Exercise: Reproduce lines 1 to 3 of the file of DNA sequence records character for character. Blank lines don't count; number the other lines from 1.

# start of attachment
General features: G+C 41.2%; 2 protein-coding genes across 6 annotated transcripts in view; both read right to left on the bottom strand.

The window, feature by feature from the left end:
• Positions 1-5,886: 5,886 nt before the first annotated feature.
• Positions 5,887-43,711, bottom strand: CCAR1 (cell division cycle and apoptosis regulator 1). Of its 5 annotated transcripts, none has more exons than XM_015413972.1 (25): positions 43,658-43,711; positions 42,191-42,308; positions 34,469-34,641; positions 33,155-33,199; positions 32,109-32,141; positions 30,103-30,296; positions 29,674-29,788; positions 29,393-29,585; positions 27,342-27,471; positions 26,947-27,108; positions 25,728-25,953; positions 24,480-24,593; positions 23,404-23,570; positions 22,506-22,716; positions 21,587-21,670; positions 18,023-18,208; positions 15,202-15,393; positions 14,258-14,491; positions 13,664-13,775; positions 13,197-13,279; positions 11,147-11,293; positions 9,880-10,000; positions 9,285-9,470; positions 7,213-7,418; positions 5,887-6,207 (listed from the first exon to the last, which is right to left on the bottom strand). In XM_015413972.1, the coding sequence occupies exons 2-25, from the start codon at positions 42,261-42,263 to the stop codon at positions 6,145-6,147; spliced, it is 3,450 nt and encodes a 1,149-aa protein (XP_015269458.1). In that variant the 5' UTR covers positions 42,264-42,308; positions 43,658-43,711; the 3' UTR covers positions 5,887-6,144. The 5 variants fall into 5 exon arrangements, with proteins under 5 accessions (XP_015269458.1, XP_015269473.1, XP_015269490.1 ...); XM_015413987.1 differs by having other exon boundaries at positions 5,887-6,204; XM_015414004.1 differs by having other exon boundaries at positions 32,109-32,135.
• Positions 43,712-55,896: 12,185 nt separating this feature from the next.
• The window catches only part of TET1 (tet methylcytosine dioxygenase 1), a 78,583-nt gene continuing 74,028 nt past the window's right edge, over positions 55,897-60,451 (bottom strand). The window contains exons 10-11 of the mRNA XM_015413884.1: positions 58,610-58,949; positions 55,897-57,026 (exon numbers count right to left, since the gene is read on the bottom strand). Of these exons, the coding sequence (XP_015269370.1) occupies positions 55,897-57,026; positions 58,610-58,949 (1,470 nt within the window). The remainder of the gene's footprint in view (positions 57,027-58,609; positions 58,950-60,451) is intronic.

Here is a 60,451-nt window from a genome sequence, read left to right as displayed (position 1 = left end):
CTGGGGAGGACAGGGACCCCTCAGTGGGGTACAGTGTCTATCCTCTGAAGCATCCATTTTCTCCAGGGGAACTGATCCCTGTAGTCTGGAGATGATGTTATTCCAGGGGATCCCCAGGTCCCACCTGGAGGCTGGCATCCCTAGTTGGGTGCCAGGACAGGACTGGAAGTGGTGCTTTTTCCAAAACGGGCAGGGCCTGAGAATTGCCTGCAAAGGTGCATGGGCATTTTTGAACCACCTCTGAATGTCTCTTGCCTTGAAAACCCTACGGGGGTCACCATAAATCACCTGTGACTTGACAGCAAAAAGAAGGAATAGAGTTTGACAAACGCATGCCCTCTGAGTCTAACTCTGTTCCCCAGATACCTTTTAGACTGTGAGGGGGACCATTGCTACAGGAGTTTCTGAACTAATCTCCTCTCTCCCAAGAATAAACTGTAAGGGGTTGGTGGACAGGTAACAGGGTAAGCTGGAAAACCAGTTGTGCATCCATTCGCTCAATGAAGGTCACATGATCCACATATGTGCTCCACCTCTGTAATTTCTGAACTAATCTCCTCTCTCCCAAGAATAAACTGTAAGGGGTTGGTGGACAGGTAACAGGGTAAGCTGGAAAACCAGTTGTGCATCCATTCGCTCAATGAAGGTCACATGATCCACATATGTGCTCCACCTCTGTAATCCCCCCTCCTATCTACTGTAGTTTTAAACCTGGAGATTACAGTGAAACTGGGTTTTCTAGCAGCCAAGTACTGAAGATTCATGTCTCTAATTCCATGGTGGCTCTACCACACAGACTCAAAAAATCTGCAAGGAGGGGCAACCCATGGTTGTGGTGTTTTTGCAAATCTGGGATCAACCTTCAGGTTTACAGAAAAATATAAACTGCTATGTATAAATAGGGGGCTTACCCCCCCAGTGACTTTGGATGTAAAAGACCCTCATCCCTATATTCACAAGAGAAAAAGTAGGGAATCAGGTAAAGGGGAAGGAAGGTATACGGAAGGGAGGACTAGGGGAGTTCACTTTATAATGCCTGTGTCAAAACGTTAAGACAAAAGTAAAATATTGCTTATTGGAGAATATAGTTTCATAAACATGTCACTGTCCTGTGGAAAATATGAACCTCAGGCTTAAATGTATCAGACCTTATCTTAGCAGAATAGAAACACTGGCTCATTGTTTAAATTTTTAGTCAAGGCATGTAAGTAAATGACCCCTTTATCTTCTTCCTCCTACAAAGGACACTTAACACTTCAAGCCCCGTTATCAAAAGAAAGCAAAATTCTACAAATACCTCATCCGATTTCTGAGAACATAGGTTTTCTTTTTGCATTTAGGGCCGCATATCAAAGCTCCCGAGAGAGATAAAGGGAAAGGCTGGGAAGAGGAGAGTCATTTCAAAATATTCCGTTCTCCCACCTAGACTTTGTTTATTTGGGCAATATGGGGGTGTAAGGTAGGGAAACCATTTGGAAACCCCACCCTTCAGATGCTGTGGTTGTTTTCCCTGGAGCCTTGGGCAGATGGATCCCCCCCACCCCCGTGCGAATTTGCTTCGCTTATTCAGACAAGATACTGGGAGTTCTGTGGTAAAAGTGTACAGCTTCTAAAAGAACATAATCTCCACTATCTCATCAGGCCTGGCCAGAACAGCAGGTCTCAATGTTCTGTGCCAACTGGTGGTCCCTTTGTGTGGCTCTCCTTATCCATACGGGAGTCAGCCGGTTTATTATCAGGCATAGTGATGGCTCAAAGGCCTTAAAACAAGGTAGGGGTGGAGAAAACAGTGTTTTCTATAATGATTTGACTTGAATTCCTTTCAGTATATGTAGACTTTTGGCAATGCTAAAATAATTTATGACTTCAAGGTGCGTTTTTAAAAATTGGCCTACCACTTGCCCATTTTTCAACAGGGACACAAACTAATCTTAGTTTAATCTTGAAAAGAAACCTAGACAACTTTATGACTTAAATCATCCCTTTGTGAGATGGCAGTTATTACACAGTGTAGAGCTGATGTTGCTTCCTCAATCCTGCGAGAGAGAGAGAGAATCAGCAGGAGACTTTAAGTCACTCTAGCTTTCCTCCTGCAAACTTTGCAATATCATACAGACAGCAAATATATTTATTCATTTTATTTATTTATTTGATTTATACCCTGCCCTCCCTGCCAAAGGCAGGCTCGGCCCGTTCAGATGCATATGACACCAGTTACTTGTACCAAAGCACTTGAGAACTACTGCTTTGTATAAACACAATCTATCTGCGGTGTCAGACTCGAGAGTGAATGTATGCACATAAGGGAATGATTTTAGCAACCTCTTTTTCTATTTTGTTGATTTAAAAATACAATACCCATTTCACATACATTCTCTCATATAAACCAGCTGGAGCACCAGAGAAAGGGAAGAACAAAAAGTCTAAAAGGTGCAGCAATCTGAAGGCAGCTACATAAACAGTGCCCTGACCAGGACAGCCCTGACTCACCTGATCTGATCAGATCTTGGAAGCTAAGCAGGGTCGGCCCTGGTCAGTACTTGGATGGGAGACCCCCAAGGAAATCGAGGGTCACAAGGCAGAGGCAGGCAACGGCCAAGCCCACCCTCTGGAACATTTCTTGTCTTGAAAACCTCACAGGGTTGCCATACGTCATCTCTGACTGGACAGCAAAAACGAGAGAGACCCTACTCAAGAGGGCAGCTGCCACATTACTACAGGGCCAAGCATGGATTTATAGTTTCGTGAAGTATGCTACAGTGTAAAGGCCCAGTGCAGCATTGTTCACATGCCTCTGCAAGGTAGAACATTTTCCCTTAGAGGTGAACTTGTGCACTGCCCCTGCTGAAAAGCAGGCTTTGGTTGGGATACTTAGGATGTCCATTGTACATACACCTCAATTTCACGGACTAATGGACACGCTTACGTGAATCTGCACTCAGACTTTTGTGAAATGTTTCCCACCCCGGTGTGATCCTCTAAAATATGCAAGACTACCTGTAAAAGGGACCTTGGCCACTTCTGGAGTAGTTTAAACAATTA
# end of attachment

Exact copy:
General features: G+C 41.2%; 2 protein-coding genes across 6 annotated transcripts in view; both read right to left on the bottom strand.

The window, feature by feature from the left end:
• Positions 1-5,886: 5,886 nt before the first annotated feature.